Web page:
The NFL will review the problems involving the Steelers' headset communications from Thursday night's game against the host Patriots at Gillette Stadium.

The Steelers' coaches were unable to communicate with one another through most of the first quarter of the game, which the Patriots won, 28-21. Instead of being able to speak to one another, the Steelers were listening to the Patriots' radio broadcast of the game. Steelers coach Mike Tomlin complained about the problem after the game, and suggested this issue was nothing new at Patriots home games.

"That's always the case," he said.

When asked to clarify whether he meant Gillette Stadium, Tomlin replied, "Yes."

NFL spokesman Michael Signora said on Friday morning that the league will look into the matter, although Signora suggested headset communication problems are not limited to the Patriots, and that the league routinely reviews such matters.

"Technological and stadium infrastructure issues of this type happen at many stadiums around the league," Signora said. "Whenever there are issues of this nature, we do a thorough review."

Some teams have complained over the years that their headsets have been subjected to intermittent interruptions at Gillette Stadium. That includes former Jaguars head coach Jack Del Rio, who said after a 2005 playoff loss in Foxborough that the team's headsets at one point "mysteriously malfunctioned."

Other coaches who have voiced concerns include former Lions offensive coordinator Mike Martz in 2006 and Bengals coach Marvin Lewis, who agreed with Martz's assessment.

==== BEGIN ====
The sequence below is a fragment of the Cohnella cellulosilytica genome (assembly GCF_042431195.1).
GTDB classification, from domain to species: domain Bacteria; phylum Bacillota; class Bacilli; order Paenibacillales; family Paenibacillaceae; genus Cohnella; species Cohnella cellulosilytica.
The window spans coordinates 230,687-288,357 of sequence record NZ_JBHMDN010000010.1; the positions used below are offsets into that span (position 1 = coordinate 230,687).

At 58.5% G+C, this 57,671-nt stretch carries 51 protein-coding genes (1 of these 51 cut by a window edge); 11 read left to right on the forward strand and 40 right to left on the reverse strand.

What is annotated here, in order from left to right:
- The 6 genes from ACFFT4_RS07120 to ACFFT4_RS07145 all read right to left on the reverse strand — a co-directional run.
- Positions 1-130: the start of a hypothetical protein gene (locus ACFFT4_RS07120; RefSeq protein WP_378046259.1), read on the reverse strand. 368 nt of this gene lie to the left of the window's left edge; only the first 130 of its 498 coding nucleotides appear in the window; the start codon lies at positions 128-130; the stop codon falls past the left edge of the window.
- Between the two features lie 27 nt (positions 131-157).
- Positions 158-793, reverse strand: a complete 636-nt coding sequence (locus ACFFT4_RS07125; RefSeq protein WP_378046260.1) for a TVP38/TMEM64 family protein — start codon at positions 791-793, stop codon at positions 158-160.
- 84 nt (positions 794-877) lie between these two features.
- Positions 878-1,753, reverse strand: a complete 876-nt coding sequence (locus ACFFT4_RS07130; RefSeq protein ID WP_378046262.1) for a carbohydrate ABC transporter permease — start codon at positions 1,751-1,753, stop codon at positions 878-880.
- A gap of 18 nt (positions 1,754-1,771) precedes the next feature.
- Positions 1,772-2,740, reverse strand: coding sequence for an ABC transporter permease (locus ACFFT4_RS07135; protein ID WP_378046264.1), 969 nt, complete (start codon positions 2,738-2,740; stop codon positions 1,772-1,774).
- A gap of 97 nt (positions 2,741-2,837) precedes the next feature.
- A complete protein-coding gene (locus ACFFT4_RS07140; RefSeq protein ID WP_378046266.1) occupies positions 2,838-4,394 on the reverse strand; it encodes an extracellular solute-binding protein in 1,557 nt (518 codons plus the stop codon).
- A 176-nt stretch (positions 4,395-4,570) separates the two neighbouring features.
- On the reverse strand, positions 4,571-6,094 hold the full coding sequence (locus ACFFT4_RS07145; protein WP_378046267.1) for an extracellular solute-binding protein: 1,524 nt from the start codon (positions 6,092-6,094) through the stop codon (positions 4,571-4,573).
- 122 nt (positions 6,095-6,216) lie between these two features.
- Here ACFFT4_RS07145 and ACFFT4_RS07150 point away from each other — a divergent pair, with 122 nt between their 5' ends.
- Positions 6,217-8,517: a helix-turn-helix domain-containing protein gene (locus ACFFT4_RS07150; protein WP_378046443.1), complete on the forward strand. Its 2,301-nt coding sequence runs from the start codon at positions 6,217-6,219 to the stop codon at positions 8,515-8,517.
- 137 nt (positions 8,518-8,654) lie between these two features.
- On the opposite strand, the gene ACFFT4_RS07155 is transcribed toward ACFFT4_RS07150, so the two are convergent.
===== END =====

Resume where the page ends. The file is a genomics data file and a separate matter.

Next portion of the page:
According to the NFL's Game Operations Manual, the coaches' communications equipment, including the headsets, is provided by the NFL for both clubs' use on game day. The home team is responsible for the installation and maintenance of that equipment. On game day, all communications personnel from both teams are required to work with NFL communications to make sure the wireless equipment is free of interference. If there are any problems, they must be addressed quickly.

The Steelers notified league officials at the game about the headset malfunction, and in the time it took for the problem to be resolved, the Patriots' headsets were turned off so the team did not gain a competitive advantage.

"We had a lot of problems," Patriots coach Bill Belichick said. "We had to switch headphones a couple times. The communication system wasn't very good . . . We almost had to switch helmets with Brady there at the end. Couldn't get the plays in to him. It was a problem all night."

Belichick said he wasn't sure why the problems occurred.

"That's not really a very strong area for me is technology," he said.